Clayton Galloway's goal these days is to get as familiar as possible with hybrid, electric, hydrogen and other alternative vehicle technology.
It's all part of an adjustment to higher gas prices and a goal set by county commissioners to cut back the Columbia County government's gasoline consumption by 25 percent.
"Everything is going to be scrutinized, from operations to new technology to what can we do to be more efficient,'' said Mr. Galloway, Columbia County's fleet manager.
Mr. Galloway said in coming weeks he will research new vehicle technology in search of a long-term fit for Columbia County. Such a search, though, is tricky.
"You have to be very careful when you look at new technologies,'' he said. "It's the VCR-Betamax format thing. If you invest in the wrong thing, it can really turn around to bite you.''
Mr. Galloway said he hopes being near Savannah River Site also will help; SRS is likely to become involved in fuel-cell technology for hydrogen cars.
"That would be great because they will have to have a test bid somewhere, and guess who's going to be standing over there with their hand out? We're going to be saying, 'Hey, if you want to test one, come on over,''' Mr. Galloway said.
In the past, he said, electric vehicles, which cost upward of $30,000, were cost-prohibitive.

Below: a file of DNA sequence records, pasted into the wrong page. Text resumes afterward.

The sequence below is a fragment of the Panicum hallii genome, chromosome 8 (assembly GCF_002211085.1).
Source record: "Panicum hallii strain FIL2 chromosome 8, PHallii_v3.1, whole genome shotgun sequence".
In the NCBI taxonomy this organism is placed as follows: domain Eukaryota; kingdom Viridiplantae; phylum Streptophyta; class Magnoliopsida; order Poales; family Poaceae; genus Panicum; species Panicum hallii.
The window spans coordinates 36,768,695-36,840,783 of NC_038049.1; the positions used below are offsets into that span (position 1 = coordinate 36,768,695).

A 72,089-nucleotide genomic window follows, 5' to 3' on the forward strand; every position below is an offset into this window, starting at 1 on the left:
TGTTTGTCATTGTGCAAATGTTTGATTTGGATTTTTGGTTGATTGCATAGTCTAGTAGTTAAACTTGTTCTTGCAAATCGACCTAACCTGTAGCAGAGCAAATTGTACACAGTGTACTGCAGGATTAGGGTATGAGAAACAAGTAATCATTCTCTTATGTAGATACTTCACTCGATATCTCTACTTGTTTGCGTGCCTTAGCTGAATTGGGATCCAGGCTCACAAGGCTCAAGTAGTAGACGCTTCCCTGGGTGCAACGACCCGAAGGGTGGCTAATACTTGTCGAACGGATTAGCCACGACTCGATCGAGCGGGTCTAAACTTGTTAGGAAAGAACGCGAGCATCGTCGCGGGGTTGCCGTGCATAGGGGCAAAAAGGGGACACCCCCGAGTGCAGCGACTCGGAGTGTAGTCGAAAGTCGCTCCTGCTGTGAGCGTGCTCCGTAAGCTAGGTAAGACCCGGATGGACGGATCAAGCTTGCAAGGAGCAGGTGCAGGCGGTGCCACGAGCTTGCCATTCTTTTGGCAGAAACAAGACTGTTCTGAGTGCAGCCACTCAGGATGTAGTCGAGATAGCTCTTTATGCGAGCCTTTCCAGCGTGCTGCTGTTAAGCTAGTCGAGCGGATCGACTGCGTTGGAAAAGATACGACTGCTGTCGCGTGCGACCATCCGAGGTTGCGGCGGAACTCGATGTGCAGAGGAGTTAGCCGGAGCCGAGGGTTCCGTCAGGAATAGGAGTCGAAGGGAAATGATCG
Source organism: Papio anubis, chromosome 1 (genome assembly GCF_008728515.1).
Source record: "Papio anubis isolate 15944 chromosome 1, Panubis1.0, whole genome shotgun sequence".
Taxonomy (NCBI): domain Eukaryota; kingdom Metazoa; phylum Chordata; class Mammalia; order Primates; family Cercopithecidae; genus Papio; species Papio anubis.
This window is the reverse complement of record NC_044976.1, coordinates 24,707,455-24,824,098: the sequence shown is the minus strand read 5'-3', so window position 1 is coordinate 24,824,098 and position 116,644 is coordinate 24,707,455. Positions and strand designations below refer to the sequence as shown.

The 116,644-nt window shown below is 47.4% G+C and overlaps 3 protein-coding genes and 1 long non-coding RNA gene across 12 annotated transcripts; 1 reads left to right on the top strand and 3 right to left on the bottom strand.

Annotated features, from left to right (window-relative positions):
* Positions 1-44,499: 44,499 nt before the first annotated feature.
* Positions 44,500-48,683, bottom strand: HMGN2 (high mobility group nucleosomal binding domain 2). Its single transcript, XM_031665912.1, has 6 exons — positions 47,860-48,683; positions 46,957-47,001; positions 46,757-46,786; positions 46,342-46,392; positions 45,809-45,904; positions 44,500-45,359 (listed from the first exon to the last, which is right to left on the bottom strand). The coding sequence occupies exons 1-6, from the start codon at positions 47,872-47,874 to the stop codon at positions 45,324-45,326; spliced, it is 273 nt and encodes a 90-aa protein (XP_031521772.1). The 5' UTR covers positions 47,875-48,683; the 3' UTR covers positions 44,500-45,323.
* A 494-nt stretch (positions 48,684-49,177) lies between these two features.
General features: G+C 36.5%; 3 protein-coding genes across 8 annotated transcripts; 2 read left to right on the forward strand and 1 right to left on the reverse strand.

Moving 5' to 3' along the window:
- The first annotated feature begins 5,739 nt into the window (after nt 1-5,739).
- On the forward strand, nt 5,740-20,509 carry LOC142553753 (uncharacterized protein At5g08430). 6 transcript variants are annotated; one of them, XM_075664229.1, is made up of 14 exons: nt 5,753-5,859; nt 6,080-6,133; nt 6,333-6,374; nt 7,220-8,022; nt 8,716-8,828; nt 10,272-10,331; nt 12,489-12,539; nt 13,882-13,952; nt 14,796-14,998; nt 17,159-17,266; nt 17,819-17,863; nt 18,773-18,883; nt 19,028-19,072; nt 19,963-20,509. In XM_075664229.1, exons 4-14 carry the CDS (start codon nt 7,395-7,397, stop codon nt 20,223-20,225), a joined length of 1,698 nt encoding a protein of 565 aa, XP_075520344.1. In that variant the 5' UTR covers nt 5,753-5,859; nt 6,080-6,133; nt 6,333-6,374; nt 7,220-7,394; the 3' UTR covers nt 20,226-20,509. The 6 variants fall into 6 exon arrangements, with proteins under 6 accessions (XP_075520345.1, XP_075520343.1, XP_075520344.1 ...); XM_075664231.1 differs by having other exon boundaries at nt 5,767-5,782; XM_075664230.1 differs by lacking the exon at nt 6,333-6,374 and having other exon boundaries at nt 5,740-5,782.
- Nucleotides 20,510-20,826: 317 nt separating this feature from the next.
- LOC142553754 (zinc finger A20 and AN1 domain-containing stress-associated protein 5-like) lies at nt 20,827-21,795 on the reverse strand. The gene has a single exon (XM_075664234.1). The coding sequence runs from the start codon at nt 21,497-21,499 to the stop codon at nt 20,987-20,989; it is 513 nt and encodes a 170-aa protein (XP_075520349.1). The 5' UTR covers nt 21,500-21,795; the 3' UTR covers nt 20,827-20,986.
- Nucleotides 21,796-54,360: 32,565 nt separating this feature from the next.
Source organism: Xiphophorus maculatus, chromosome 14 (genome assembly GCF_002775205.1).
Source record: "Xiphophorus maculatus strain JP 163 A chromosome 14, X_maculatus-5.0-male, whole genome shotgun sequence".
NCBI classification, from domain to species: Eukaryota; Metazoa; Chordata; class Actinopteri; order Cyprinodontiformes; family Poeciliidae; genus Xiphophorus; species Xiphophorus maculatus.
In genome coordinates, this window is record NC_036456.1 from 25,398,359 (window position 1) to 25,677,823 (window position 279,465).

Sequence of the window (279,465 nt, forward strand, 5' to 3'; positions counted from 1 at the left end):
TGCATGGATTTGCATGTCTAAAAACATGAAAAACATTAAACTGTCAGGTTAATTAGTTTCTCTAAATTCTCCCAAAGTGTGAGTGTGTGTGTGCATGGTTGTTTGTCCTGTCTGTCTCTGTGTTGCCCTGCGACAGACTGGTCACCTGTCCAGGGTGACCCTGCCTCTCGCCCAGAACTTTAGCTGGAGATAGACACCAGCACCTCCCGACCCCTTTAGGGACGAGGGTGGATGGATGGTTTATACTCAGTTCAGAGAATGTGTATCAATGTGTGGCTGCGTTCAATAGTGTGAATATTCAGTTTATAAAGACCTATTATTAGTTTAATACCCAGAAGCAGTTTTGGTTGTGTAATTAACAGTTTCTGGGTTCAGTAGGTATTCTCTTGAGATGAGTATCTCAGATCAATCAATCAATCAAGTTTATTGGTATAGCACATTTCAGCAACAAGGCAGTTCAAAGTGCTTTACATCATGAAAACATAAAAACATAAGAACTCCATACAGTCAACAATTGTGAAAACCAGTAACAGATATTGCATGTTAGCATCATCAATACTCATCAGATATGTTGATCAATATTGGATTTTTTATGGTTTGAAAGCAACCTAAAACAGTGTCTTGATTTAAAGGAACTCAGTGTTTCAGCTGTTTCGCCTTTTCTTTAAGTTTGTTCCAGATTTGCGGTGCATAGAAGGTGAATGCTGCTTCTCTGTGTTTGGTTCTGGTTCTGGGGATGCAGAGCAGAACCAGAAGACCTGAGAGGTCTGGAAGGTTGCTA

Mr. Galloway said hybrids also have not been feasible because they typically have to operate on gasoline until the vehicle tops 50 mph, at which point electric power kicks in. He said county vehicles mostly travel at speeds below 50 mph. However, he said he needs to research new technology again to make sure there haven't been major changes.
In the meantime, Mr. Galloway said, small steps are being taken, such as reducing idling times for vehicles and placing more scrutiny on the need for trucks in the fleet.
"You've just got to be able to almost draw blood to get a full-sized pickup,'' he said. "And that's the way it should be.''
The county recently revised its mileage allowance for employees. That change followed a recent increase by the Internal Revenue Service in the amount allowed on income tax filings, which the county typically follows as a guideline. The IRS raised its figure to 48.5 cents a mile. The county's rate was 40.5 cents a mile.
County commissioners were recently told the increase would cost the county about $52,000 for the rest of the year. The commission agreed to pay the higher IRS rate through December but said it would review it at that time.
Reach Preston Sparks at 868-1222, ext. 115, or email@example.com.